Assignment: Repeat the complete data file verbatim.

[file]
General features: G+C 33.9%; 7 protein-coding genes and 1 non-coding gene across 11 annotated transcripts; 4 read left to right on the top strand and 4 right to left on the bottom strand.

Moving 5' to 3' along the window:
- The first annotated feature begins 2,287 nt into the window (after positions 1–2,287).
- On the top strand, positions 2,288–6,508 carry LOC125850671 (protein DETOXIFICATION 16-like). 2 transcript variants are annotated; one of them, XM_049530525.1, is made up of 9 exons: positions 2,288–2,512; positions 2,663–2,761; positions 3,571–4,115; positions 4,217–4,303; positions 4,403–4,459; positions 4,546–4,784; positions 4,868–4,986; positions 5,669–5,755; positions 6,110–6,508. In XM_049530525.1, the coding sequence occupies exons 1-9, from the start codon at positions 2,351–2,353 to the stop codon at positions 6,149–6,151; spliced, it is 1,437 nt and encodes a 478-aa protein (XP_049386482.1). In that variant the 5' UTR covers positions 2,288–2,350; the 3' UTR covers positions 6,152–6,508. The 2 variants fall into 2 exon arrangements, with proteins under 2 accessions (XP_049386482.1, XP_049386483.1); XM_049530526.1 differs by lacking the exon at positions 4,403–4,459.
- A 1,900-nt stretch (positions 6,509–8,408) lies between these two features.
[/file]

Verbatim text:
General features: G+C 33.9%; 7 protein-coding genes and 1 non-coding gene across 11 annotated transcripts; 4 read left to right on the top strand and 4 right to left on the bottom strand.

Moving 5' to 3' along the window:
- The first annotated feature begins 2,287 nt into the window (after positions 1–2,287).
- On the top strand, positions 2,288–6,508 carry LOC125850671 (protein DETOXIFICATION 16-like). 2 transcript variants are annotated; one of them, XM_049530525.1, is made up of 9 exons: positions 2,288–2,512; positions 2,663–2,761; positions 3,571–4,115; positions 4,217–4,303; positions 4,403–4,459; positions 4,546–4,784; positions 4,868–4,986; positions 5,669–5,755; positions 6,110–6,508. In XM_049530525.1, the coding sequence occupies exons 1-9, from the start codon at positions 2,351–2,353 to the stop codon at positions 6,149–6,151; spliced, it is 1,437 nt and encodes a 478-aa protein (XP_049386482.1). In that variant the 5' UTR covers positions 2,288–2,350; the 3' UTR covers positions 6,152–6,508. The 2 variants fall into 2 exon arrangements, with proteins under 2 accessions (XP_049386482.1, XP_049386483.1); XM_049530526.1 differs by lacking the exon at positions 4,403–4,459.
- A 1,900-nt stretch (positions 6,509–8,408) lies between these two features.